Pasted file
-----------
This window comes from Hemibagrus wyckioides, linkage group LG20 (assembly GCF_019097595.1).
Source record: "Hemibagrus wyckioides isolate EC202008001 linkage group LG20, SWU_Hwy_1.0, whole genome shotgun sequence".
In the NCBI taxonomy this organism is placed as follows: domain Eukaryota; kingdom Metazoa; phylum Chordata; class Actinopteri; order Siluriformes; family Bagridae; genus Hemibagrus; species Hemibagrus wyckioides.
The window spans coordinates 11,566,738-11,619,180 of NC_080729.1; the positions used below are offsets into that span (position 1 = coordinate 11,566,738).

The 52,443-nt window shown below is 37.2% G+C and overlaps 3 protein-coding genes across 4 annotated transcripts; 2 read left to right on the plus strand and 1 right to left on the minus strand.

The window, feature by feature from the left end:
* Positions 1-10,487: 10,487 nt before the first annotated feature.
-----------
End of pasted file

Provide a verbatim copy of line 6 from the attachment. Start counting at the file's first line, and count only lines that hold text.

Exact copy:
The window, feature by feature from the left end: